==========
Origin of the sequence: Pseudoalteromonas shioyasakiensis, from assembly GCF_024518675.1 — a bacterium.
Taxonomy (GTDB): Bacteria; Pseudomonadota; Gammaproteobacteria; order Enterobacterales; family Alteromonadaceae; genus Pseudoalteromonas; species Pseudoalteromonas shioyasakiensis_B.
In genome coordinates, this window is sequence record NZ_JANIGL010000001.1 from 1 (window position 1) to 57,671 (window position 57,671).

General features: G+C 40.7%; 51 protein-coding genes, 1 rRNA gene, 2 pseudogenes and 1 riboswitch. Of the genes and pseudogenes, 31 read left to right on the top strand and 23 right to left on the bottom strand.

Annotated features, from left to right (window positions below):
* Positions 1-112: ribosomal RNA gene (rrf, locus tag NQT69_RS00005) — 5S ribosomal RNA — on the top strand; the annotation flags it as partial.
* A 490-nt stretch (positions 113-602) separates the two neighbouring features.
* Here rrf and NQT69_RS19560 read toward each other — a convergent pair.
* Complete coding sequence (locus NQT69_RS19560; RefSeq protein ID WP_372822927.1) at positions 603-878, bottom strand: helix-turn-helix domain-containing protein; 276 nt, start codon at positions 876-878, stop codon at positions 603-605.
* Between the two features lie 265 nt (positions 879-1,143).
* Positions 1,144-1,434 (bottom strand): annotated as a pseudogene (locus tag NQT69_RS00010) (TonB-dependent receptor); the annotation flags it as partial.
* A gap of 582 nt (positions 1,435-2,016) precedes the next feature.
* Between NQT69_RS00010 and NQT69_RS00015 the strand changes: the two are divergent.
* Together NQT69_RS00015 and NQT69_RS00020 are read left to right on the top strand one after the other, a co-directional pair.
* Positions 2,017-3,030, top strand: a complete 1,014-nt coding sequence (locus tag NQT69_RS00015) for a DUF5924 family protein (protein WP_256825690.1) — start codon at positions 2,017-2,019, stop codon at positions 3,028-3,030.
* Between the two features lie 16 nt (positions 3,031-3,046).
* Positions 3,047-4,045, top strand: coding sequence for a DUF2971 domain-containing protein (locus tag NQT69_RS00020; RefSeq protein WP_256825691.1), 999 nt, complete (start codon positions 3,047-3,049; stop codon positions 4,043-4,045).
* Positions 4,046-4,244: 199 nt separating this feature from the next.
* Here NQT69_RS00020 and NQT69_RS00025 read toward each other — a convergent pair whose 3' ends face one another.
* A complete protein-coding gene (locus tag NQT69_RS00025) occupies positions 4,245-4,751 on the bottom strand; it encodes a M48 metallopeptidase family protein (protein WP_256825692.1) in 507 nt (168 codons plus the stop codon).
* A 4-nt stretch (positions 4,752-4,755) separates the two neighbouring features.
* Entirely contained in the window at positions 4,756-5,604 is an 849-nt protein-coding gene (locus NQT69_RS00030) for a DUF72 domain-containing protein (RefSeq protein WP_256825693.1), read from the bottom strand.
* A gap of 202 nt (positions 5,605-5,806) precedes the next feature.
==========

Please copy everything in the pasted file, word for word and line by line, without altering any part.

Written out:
Origin of the sequence: Pseudoalteromonas shioyasakiensis, from assembly GCF_024518675.1 — a bacterium.
Taxonomy (GTDB): Bacteria; Pseudomonadota; Gammaproteobacteria; order Enterobacterales; family Alteromonadaceae; genus Pseudoalteromonas; species Pseudoalteromonas shioyasakiensis_B.
In genome coordinates, this window is sequence record NZ_JANIGL010000001.1 from 1 (window position 1) to 57,671 (window position 57,671).

General features: G+C 40.7%; 51 protein-coding genes, 1 rRNA gene, 2 pseudogenes and 1 riboswitch. Of the genes and pseudogenes, 31 read left to right on the top strand and 23 right to left on the bottom strand.

Annotated features, from left to right (window positions below):
* Positions 1-112: ribosomal RNA gene (rrf, locus tag NQT69_RS00005) — 5S ribosomal RNA — on the top strand; the annotation flags it as partial.
* A 490-nt stretch (positions 113-602) separates the two neighbouring features.
* Here rrf and NQT69_RS19560 read toward each other — a convergent pair.
* Complete coding sequence (locus NQT69_RS19560; RefSeq protein ID WP_372822927.1) at positions 603-878, bottom strand: helix-turn-helix domain-containing protein; 276 nt, start codon at positions 876-878, stop codon at positions 603-605.
* Between the two features lie 265 nt (positions 879-1,143).
* Positions 1,144-1,434 (bottom strand): annotated as a pseudogene (locus tag NQT69_RS00010) (TonB-dependent receptor); the annotation flags it as partial.
* A gap of 582 nt (positions 1,435-2,016) precedes the next feature.
* Between NQT69_RS00010 and NQT69_RS00015 the strand changes: the two are divergent.
* Together NQT69_RS00015 and NQT69_RS00020 are read left to right on the top strand one after the other, a co-directional pair.
* Positions 2,017-3,030, top strand: a complete 1,014-nt coding sequence (locus tag NQT69_RS00015) for a DUF5924 family protein (protein WP_256825690.1) — start codon at positions 2,017-2,019, stop codon at positions 3,028-3,030.
* Between the two features lie 16 nt (positions 3,031-3,046).
* Positions 3,047-4,045, top strand: coding sequence for a DUF2971 domain-containing protein (locus tag NQT69_RS00020; RefSeq protein WP_256825691.1), 999 nt, complete (start codon positions 3,047-3,049; stop codon positions 4,043-4,045).
* Positions 4,046-4,244: 199 nt separating this feature from the next.
* Here NQT69_RS00020 and NQT69_RS00025 read toward each other — a convergent pair whose 3' ends face one another.
* A complete protein-coding gene (locus tag NQT69_RS00025) occupies positions 4,245-4,751 on the bottom strand; it encodes a M48 metallopeptidase family protein (protein WP_256825692.1) in 507 nt (168 codons plus the stop codon).
* A 4-nt stretch (positions 4,752-4,755) separates the two neighbouring features.
* Entirely contained in the window at positions 4,756-5,604 is an 849-nt protein-coding gene (locus NQT69_RS00030) for a DUF72 domain-containing protein (RefSeq protein WP_256825693.1), read from the bottom strand.
* A gap of 202 nt (positions 5,605-5,806) precedes the next feature.